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Gugu Mbatha-Raw finds her true 'Color'

The actress, who stars in this weekend's 'Fast Color,' aims to bring powerful women to the screen

Adam Graham
The Detroit News
Gugu Mbatha-Raw in "Fast Color."

When Gugu Mbatha-Raw plays a character, she likes to assign them a scent. 

When she played the lead role in 2013's "Belle," it was rose water; when she was Nell Gwynn, an orange seller during England's Restoration period whom she played on the English stage, it was, well, moldy oranges. 

"It really roots me in the present," says Mbatha-Raw, on the phone last week from Los Angeles, on her connection to her characters' fragrance. "It takes me away from my own center, and it allows me to get myself out of the way and go, 'oh right, I'm her now.' It's a very quick way to click into a person's energy." 

For her new movie "Fast Color," in which Mbatha-Raw plays a young woman struggling with her supernatural abilities, she assigned her La Labo's Santal 33, a "strong, smoky, earthy scent" which she finds striking and powerful. 

"It was about her abilities and this power," says the Oxford-born actress, who turns 36 on Sunday. "I like it, and I thought it felt strong. And I felt strong when I was wearing it." 

Mbatha-Raw — her friends call her "Googs" — has every reason to feel strong these days.

Since breaking through as a troubled pop singer in 2014's "Beyond the Lights," the stage-trained actress has appeared in a number of high-profile projects, including "Miss Sloane," "Beauty and the Beast," "A Wrinkle in Time" and Netflix's "The Cloverfield Project."  

She's likely most recognizable from the "Black Mirror" episode "San Junipero," in which she played the lover of Mackenzie Davis' character in a simulated 1980s-set reality. She says she hears from people about the episode "all the time — that's the joy of Netflix," she says. "People keep discovering it and rediscovering it on a global level."

Mackenzie Davis and Gugu Mbatha-Raw in the "Black Mirror" episode "San Junipero."

Mbatha-Raw, the daughter of a South African doctor and an English nurse, grew up an only child in Oxford, England. Her mother enrolled her in ballet class when she was 4, which led her to other forms of dance and eventually to musical theater and acting.

Acting gave her a way to express herself, and it was the root of most of her friendships growing up. "My theater friends were always my most friends, the most adventurous, and they made me laugh," she says. "I found my brothers and sisters in the theater." 

She was "completely obsessed" with musicals as a child; she remembers being mesmerized by the costumes, the singing and the roller skating in "Starlight Express," and a Cat — she can't remember which — sat on her lap during a production of "Cats" she saw when she was 11.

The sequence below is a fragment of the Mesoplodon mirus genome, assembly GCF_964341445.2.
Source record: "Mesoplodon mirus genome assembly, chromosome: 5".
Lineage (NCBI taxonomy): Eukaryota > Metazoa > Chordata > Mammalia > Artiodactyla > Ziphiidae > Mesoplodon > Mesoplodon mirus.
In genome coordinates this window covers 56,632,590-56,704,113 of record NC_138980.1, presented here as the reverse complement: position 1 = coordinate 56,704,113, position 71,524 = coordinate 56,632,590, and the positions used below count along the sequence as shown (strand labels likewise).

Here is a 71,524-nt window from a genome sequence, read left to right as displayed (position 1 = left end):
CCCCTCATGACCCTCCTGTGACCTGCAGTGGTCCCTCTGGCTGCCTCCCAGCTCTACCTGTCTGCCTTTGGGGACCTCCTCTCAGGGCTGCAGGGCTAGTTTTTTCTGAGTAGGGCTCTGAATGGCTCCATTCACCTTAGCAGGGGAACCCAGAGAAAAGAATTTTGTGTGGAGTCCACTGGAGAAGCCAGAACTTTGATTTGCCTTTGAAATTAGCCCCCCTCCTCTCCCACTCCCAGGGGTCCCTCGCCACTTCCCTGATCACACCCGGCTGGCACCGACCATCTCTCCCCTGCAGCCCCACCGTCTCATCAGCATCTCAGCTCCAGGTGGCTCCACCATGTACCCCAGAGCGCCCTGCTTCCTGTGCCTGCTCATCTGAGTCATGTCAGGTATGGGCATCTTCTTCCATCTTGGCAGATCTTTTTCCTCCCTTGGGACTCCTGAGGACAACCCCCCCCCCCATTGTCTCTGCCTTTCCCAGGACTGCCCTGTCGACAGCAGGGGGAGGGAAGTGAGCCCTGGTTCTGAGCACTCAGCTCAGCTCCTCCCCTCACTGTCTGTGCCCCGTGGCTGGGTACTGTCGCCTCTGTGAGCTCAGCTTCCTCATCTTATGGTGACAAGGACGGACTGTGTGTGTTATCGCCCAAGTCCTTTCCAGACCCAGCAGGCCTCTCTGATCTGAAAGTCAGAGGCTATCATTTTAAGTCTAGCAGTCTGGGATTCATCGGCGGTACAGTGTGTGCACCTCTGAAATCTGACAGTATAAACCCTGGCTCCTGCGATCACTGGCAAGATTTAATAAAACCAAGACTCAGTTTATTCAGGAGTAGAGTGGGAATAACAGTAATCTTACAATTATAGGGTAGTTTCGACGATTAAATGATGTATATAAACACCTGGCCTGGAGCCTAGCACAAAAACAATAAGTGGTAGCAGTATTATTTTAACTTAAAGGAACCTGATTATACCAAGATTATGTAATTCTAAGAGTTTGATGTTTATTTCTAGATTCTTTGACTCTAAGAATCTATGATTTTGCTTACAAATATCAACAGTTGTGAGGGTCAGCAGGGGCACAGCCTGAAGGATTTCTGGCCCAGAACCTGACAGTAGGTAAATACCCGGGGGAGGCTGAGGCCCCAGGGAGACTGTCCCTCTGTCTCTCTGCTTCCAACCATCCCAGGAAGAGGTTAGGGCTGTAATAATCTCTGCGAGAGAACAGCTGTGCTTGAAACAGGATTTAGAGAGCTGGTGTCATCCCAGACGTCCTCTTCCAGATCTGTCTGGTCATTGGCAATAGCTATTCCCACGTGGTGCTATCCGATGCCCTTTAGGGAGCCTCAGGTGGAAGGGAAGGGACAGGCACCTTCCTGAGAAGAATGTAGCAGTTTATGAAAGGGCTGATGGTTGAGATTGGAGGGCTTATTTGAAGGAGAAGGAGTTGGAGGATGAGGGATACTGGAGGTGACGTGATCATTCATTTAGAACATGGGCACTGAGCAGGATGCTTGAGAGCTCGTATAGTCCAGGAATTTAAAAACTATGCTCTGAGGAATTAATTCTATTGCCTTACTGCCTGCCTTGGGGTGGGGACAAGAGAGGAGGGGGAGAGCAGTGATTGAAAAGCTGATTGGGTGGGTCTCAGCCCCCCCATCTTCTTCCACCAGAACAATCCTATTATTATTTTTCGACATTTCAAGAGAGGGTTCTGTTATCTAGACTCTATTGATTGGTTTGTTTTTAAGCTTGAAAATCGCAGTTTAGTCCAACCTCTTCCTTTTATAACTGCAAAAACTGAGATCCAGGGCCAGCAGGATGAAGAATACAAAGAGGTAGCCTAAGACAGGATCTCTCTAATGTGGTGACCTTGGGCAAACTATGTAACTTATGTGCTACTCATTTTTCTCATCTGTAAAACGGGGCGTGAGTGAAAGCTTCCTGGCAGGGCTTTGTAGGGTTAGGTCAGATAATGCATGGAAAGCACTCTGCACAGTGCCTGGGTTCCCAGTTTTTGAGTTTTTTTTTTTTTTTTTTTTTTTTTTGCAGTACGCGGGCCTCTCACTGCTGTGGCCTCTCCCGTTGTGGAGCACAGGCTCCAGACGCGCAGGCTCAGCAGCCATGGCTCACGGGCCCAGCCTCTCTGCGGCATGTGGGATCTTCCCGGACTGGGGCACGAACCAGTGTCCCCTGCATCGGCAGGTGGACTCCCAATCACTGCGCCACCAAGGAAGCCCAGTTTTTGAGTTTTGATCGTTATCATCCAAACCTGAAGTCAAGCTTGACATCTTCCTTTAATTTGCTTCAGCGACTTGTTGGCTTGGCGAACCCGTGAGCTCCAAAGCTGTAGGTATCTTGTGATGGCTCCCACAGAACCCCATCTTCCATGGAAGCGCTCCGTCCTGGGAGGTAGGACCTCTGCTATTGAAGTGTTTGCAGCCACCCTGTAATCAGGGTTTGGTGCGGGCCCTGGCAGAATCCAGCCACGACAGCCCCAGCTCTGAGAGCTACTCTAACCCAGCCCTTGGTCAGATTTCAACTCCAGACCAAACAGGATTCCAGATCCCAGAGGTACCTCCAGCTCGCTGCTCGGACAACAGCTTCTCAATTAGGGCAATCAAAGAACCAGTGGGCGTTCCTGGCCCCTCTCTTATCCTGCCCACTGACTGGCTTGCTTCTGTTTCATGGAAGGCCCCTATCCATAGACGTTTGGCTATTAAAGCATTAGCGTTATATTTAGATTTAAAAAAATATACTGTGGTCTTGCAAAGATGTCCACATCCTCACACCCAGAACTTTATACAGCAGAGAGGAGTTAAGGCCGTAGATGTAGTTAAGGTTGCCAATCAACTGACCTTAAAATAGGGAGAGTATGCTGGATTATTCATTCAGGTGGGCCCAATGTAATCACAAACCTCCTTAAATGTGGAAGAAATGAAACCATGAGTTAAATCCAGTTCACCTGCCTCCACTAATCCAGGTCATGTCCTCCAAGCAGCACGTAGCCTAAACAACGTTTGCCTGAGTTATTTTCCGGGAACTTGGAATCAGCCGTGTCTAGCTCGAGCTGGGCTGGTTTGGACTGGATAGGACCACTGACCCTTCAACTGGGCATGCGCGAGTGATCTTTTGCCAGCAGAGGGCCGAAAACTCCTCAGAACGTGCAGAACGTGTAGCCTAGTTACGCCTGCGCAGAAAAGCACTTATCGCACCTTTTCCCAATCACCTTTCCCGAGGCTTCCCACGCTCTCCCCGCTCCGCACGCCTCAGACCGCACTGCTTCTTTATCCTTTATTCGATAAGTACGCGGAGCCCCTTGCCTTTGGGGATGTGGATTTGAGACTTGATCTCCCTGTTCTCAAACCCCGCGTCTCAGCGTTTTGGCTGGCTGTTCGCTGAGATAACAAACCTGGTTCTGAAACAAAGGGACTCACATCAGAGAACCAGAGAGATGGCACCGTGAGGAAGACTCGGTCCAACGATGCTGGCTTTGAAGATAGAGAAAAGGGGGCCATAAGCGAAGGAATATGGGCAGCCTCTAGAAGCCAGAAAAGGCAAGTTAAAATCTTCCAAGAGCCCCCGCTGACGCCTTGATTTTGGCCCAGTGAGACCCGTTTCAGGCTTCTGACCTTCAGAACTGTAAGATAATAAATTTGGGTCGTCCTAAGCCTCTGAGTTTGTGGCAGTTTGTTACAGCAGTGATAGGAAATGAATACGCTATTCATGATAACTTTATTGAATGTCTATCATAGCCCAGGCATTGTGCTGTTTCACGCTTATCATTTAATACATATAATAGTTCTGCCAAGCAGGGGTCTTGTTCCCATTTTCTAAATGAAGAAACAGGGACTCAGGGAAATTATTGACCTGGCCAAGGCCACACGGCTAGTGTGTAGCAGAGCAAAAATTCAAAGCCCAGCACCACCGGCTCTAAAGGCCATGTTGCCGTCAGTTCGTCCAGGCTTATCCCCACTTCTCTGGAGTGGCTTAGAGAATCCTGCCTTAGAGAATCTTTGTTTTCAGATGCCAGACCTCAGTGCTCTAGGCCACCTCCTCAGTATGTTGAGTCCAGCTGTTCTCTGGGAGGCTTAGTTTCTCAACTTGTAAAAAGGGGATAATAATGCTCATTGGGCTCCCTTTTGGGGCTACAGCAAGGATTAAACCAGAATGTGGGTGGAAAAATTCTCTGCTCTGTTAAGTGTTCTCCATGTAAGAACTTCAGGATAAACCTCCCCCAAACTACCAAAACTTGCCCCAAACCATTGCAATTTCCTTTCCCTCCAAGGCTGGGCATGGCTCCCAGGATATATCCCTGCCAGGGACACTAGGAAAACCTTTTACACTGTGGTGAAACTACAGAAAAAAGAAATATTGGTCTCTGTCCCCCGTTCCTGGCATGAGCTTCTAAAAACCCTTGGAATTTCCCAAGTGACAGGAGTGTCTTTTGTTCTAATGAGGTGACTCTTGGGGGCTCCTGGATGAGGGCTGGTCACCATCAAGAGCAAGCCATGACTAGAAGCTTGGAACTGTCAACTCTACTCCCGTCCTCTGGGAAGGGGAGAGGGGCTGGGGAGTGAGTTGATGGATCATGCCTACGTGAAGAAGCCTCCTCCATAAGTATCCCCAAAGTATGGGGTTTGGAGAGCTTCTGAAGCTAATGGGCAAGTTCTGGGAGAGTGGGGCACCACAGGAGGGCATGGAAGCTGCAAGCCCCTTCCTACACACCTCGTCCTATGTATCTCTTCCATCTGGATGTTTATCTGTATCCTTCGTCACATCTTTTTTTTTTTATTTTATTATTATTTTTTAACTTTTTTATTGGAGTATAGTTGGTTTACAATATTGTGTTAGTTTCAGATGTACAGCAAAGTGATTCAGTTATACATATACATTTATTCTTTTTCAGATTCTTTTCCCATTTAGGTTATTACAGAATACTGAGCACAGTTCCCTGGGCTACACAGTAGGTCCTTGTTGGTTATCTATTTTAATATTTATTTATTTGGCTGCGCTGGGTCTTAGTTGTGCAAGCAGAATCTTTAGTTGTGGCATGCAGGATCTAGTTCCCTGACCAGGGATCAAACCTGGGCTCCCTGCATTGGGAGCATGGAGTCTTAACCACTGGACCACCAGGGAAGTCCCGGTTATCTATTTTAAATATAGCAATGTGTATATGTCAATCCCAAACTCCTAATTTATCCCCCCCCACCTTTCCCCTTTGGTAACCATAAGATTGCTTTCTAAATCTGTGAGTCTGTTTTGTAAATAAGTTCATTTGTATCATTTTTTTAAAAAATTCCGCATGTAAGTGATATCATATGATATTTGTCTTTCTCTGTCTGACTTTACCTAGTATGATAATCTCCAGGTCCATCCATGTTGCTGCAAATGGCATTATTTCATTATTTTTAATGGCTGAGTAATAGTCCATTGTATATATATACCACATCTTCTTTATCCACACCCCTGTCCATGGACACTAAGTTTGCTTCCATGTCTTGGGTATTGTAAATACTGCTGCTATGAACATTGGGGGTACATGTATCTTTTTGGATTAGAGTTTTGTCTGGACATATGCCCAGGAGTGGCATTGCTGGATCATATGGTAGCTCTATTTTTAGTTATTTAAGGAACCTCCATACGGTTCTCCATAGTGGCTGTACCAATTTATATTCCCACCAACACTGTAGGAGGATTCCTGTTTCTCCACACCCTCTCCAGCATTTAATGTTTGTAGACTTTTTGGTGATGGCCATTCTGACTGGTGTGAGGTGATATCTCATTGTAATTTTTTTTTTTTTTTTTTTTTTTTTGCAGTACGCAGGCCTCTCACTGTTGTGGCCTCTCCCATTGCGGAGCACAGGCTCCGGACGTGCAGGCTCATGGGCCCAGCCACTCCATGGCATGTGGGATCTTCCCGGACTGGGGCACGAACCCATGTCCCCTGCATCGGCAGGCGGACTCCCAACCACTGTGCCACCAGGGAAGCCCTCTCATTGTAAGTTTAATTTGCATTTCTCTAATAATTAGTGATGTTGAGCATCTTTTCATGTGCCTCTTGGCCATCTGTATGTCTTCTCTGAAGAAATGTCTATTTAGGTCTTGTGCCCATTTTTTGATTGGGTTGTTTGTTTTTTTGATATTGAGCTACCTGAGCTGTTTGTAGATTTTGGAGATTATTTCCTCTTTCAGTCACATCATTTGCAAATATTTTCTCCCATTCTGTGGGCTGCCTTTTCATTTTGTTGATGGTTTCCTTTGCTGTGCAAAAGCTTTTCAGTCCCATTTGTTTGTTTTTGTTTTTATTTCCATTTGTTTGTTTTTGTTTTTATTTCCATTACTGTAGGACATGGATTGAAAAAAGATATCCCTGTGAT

That same year she debuted on stage at the Oxford Playhouse, and last year the theater made her a patron, where she joins Dame Judi Dench, Dame Maggie Smith, Rowan Atkinson and others. "It's kind of come full circle," says Mbatha-Raw. 

She's always leaned more toward theater work than the movies, so winding up in Hollywood came as a surprise.

But she's found success telling stories about women coming into their own. This year, she has Apple TV's "The Morning Show," which deals with morning television in the post-Me Too era, in which she stars alongside Jennifer Aniston, Reese Witherspoon and Steve Carell. Also on deck is "Misbehaviour," which centers on the 1970 Miss World contest, in which her character was crowned the first black Miss World. 

Gugu Mbatha-Raw in "Misbehaviour."

"I like stretching myself. I like variety. But I like something that has a solid message that's going to be thought provoking," she says. 

"Art has to be relevant. I think that's how we grow in our culture, we have these conversations through film, through storytelling, and it's how we make peace with where we were and where we're going. I think that's just so integral to a healthy, vibrant culture." 

"Fast Color" is a sideways look at the superhero genre; it's not about special effects or boots or capes but rather about flawed people struggling with their gifts. 

"These people are grounded, their world is grounded, and it's not about destruction or spectacle. It's about family, and three generations of women, and finding the powers they've had in them all along," she says. "I just thought it was so topical, and inspiring to young women. I loved the fact that it was unusual and artistic, and I found that really empowering." 

Mbatha-Raw's favorite Shakespeare quote is "to thine own self be true" — it's a line that even pops up in "Fast Color" — and she's used it to guide her career. Going forward, she looks to keep making choices that make her feel like she's on a path of growth.   

As long as she can keep doing that, Mbatha-Raw will be smelling like success.


'Fast Color'

Rated PG-13: for a scene of violence and brief strong language

Running time: 100 minutes

Opens Friday